7. Encourage self-care

The American Institute of Stress reports that "workplace stress costs more than $300 billion each year in health care, missed work and stress-reduction." You can’t afford for your employees to burn out. It’s up to you to create the kind of culture that encourages self-care and good mental and physical health.

If you don’t have an onsite gym, offer a discount to a local gym as an employee perk. Consult your insurance provider about employee services for mental health and preventative care, and remind your employees to use them. Above all, make it clear that your organization values the health and well-being of employees and make employees feel safe in speaking with their managers when they begin to feel overwhelmed or are in need of additional support.

Putting it all together

You’ve recruited your dream team and given them the tools and flexibility they need to be successful and productive--but your work isn’t done yet. Just like any other project or objective, you need to track your progress and measure results.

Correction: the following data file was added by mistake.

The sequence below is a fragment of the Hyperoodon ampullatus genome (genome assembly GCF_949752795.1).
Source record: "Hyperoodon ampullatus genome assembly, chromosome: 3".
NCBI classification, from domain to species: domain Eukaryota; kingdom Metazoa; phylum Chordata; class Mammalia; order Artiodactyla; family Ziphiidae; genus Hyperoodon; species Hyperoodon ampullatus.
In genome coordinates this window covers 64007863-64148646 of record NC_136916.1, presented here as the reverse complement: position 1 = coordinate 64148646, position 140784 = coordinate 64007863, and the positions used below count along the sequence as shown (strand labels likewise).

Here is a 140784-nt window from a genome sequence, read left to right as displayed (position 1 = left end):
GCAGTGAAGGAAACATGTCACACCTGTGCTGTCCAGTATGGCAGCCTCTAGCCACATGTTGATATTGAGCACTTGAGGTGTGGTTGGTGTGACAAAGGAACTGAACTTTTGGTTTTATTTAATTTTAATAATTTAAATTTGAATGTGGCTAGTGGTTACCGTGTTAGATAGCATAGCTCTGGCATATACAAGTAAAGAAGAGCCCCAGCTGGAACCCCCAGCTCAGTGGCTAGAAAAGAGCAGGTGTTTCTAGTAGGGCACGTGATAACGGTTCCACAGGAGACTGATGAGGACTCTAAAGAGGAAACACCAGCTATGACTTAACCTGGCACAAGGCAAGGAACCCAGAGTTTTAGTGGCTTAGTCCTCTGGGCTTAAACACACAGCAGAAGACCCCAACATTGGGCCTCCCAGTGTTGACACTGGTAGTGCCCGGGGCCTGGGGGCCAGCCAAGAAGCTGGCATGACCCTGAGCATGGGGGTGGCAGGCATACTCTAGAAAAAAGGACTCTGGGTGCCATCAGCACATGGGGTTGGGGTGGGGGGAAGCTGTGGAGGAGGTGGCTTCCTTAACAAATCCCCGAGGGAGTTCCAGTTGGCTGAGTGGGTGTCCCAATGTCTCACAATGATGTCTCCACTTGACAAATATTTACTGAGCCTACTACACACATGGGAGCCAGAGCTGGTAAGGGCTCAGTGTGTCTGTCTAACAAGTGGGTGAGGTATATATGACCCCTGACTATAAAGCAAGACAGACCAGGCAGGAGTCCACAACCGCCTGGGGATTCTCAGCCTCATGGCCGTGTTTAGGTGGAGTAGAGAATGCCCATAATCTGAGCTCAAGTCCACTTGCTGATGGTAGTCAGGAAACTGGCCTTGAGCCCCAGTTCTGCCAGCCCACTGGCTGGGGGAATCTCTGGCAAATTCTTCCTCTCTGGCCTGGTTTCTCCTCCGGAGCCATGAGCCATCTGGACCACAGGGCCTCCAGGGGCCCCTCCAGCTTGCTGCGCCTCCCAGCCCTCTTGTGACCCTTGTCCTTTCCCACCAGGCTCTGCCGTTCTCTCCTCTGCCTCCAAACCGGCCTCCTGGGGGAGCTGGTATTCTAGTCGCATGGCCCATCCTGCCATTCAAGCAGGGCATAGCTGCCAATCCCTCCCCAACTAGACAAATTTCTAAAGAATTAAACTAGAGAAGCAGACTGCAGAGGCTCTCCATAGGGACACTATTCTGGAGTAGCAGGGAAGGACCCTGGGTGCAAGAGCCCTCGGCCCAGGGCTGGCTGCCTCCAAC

You’ve heard the saying “what gets measured gets improved.” Employee productivity is no exception. In addition to obvious measurements like profitability, closed sales, lead generation, and other typical business metrics, you’ll need to dig deeper to find out how productivity plays a part (or doesn’t).

Regularly send employee engagement surveys (with the assurance of anonymity) to gauge how your team is feeling about the culture, the accessibility to the tools they need to do their jobs, and their confidence in the direction of the company. Engagement is an early indicator of impending trouble when it comes to productivity. Attrition rates, both voluntary and involuntary, are also a good indicator of whether your workforce is plugged in and productive or checked out and looking for greener pastures.

Lastly, scout employment boards for reviews of your company submitted by employees. You’ll get a better idea of how your recruitment, interview, and management practices are serving to attract and retain talent, and a better sense of overall engagement and brand perception. It may take some refinements and experimentation to find what works best for your team, but the investment in your employees and your culture will be well worth it.